Journal of Computational Electronics

, Volume 7, Issue 1, pp 20–23 | Cite as

Exploration of Na+,K+-ATPase ion permeation pathways via molecular dynamic simulation and electrostatic analysis

  • J. E. Fonseca
  • S. Mishra
  • S. Kaya
  • R. F. Rakowski
Article

Abstract

Biologically-inspired nanodevices can serve as “natural” alternatives to conventional semiconductor devices in many applications from information storage to mechanical rotors. In this work we consider an ATP-powered transmembrane protein, the Na+,K+-ATPase, which has appealing functionality but still lacks an “atomistic” picture capable of elucidating its operation. The vast collection of experimental literature on the Na+,K+-ATPase gives a unique advantage to this protein in developing and validating computational tools. We have performed extensive molecular dynamic simulations of the Na+,K+-ATPase in an accurate biological environment, followed by time-averaged electrostatic analysis, to investigate the ion-binding loci and access/egress pathways that cations may take through the protein as they are transported across the membrane.

Keywords

Na+,K+-ATPase Bionano Homology modeling Electrostatics Molecular dynamics 

Preview

Unable to display preview. Download preview PDF.

Unable to display preview. Download preview PDF.

References

  1. 1.
    Asenov, A., et al.: IEEE Trans. Electron Devices 50, 1837 (2003) CrossRefGoogle Scholar
  2. 2.
    Niemeyer, C.M., Mirkin, C.A.: Nanobiotechnology: Concepts, Applications and Perspectives. Wiley-VCH, Weinheim (2004) Google Scholar
  3. 3.
    van den Heuvel, M., Dekker, C.: Science 317, 333 (2007) CrossRefGoogle Scholar
  4. 4.
    Saraniti, M., et al.: J. Comp. Elec. 5, 405 (2006) CrossRefGoogle Scholar
  5. 5.
    Toyoshima, C., et al.: Nature 432, 361 (2004) CrossRefGoogle Scholar
  6. 6.
    Apell, H.J.: Bioelectrochemistry 63, 149 (2004) CrossRefGoogle Scholar
  7. 7.
    Horisberger, J.D.: Physiology (Bethesda) 19, 377 (2004) Google Scholar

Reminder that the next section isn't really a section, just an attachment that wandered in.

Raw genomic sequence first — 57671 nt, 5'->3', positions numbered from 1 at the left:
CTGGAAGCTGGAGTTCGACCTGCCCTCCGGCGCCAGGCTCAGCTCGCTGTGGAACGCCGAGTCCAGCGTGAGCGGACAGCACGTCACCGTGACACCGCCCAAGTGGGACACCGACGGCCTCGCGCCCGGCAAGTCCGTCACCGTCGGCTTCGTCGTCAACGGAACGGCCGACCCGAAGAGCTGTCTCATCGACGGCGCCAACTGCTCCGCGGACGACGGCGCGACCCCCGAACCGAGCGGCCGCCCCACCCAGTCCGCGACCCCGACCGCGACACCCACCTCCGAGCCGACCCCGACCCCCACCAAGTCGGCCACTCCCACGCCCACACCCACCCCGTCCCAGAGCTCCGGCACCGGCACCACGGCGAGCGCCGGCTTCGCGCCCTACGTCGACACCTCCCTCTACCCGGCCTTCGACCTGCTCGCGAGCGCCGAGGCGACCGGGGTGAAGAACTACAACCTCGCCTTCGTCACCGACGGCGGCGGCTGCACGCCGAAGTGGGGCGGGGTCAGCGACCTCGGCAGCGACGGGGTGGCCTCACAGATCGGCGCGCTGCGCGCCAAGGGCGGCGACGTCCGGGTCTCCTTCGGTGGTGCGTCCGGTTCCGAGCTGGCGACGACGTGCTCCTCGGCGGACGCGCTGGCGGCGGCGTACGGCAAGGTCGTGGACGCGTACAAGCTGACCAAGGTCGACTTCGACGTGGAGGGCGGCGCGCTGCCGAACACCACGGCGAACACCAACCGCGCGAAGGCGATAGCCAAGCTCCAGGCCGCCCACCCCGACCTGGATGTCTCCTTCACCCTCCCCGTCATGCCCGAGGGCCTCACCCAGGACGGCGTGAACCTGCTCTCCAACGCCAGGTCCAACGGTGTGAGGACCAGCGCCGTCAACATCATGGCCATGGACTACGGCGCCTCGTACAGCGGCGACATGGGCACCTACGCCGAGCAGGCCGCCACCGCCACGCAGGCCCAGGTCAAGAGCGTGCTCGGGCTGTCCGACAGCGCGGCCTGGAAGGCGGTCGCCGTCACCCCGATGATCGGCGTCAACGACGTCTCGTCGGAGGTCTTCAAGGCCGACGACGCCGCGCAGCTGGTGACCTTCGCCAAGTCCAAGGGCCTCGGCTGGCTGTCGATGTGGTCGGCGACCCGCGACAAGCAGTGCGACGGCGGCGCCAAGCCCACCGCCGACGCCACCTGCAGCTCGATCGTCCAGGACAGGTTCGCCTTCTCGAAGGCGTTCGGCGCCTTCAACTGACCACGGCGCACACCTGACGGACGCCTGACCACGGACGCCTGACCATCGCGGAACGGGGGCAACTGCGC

8. 8.
    Law, R.J., et al.: J. Mol. Graph. Model 24, 157 (2005) CrossRefGoogle Scholar
  9. 9.
    Laskowski, R.A., et al.: J. Appl. Cryst. 26, 283 (1993) CrossRefGoogle Scholar
  10. 10.
    Morth, J.P., et al.: Nature 450, 1043 (2007) CrossRefGoogle Scholar
  11. 11.
    Sweadner, K.J., Donnet, C.: Biochem. J. 356, 685 (2001) Google Scholar
  12. 12.
    Toyoshima, C., et al.: Nature 405, 647 (2000) CrossRefGoogle Scholar
  13. 13.
    Munson, K., et al.: Biochemistry 44, 5267 (2005) CrossRefMathSciNetGoogle Scholar
  14. 14.
    Einholm, A.P., et al.: J. Biol. Chem. 282, 23854 (2007) CrossRefGoogle Scholar
  15. 15.
    Marti-Renom, M.A., et al.: Ann. Rev. Biophys. Biomol. Str. 29, 291 (2000) CrossRefGoogle Scholar
  16. 16.
    Kandt, C., et al.: Methods 41, 475 (2007) CrossRefGoogle Scholar
  17. 17.
    Fonseca, J.E., et al.: Nanotechnology 18, 424022 (2007) CrossRefGoogle Scholar
  18. 18.
    Humphrey, W., et al.: J. Mol. Graph. 14, 33 (1996) CrossRefGoogle Scholar
  19. 19.
    Aksimentiev, A., Schulten, K.: Biophys. J. 88, 3745 (2005) CrossRefGoogle Scholar
  20. 20.
    Li, C., et al.: P. Nat. Ac. Sci. 102, 12706 (2005) CrossRefGoogle Scholar
  21. 21.
    Schneider, H., Scheiner-Bobis, G.: J. Biol. Chem. 272, 16158 (1997) CrossRefGoogle Scholar
  22. 22.
    Capendeguy, O., Horisberger, J.D.: J. Physiol. 565, 207 (2005) CrossRefGoogle Scholar
  23. 23.
    Capendeguy, O., et al.: J. Gen. Physiol. 127, 341 (2006) CrossRefGoogle Scholar

Copyright information

© Springer Science+Business Media LLC 2008

Authors and Affiliations

  • J. E. Fonseca
    • 1
  • S. Mishra
    • 1
  • S. Kaya
    • 1
  • R. F. Rakowski
    • 2
  1. 1.School of EECS, Russ College of Eng. & Tech.Ohio UniversityAthensUSA
  2. 2.Department of Biological SciencesOhio UniversityAthensUSA

Personalised recommendations